We don’t actively support Internet Explorer
It appears that you are using Internet Explorer, which has been discontinued by Microsoft. Support has ended for versions older than 11, and as a result you may face security issues and other problems when using it.
We recommend upgrading to a newer browser such as Firefox, Google Chrome, or Edge for a much better experience across the web.
While this site may work with Explorer, we are not testing and verifying it, so you may run into some trouble or strange looking things.
This timely and authoritative book provides a critique and deconstructs the myths that serve to uphold the current "moral panic" around boys' supposed failures in literacy and diminished chances of success. Readers are asked to look beyond simple gender binarism to see different, more complex and often more egregious categorizations of students in their classrooms, other than the simplistic male/female categories, and begin to question and address some of those issues: poverty, racism, violence, environment, and more complex issues of gender, patriarchy, and hegemony.
The authors suggest different ways of teaching literacies to both boys and girls and propose that while solutions are not simple, they are critically important in promoting positive educational experiences for all students, regardless of gender, class, culture, race, or sexual orientation.
Table of Contents
Chapter 1: Introduction: Reading the Myths and the Panic – Roberta F. Hammett and Kathy SanfordChapter 2: Masculinities and Critical Social Literacy Practices: The Read and Misread Bodies of High School Young Men – Michael D. KehlerChapter 3: Through the (Feminist) Looking Glass: Feminism, Education, and Feminist Responses to "What about the Boys?" – Laura RattnerChapter 4: Boys Reading American Girls: What's at Stake in Debates about What Boys Won't Read – Elizabeth DutroChapter 5: The Politics and Crisis of Boys' Literacy: Beyond Essentialist Mindsets and the Boy-Friendly Curriculum – Wayne MartinoChapter 6: Mythos, Boys, and Literacy: Adolescent Boys and Their Leisure Reading Choices – Julie Hamston and Kristina LoveChapter 7: Learning the Right Way Round? Carnivalesque Social Spaces, Gender, and Literacy Learning – Lynne WiltseChapter 8: Opportunities for Critical Literacy in Boys' Video Authoring – Jamie MyersChapter 9: The Influence of Gender on Group Interactions through Post-typographical Text – Marion Harris FeyChapter 10: Game Boys: Where Is the Literacy? – Kathy Sanford and Heather BlairChapter 11: Adolescent Girls Performing Gender through Literacies: Marginalized or Resistant Youth? – Barbara J. GuzzettiChapter 12: Fictional Boys Defying Patriarchal Expectation: A Feminist Critical Analysis of the Young Adult Novels of Karen Hesse – Wendy Glenn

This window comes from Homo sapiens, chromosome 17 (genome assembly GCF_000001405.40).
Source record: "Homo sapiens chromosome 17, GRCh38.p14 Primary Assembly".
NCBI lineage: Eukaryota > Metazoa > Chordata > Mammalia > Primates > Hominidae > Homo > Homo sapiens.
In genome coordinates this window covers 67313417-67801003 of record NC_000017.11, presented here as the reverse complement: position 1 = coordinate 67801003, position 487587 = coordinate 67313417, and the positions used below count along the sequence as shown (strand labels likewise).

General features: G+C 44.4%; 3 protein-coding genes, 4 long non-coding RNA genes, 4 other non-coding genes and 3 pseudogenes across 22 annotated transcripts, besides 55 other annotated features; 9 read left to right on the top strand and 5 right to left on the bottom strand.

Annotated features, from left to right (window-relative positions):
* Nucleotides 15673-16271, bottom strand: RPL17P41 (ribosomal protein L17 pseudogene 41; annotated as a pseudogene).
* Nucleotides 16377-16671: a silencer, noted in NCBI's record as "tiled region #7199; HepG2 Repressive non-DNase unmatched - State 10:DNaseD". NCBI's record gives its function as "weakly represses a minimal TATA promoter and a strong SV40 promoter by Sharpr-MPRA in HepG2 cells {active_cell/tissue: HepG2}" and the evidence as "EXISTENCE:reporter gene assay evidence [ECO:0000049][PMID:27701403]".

"These essays serve to counter some of the simplistic curriculum notions associated with attempting to save the "failing boys" - notions that I believe are designed to detract attention from addressing largely issues of economic and class inequities created by society."
- Richard Beach, Professor of English Education, University of Minnesota
"The book addresses important questions of gendered literacies and effectively critiques essentialist and binary views on literacy and gender. The authors in the book are representative of the more influential researchers working in gender and literacy today. This is a valuable resrouce for teacher education literacy courses and for graduate courses in curriculum, English language arts, gender, feminist and masculine studies."
- Ingrid Johnston, Professor of English Education, Department of Secondary Education, and Associate Dean, Research and Graduate Studies, Faculty of Education, University of Alberta
"The book addresses important questions of gendered literacies and effectively critiques essentialist and binary views on literacy and gender. The authors in the book are representative of the more influential researchers working in gender and literacy today. This is a valuable resource for teacher education literacy courses and for graduate courses in curriculum, English language arts, gender, feminist and masculine studies."— Ingrid Johnston, Professor of English Education, Department of Secondary Education, and Associate Dean, Research and Graduate Studies, Faculty of Education, University of Alberta
General Student Resource - Download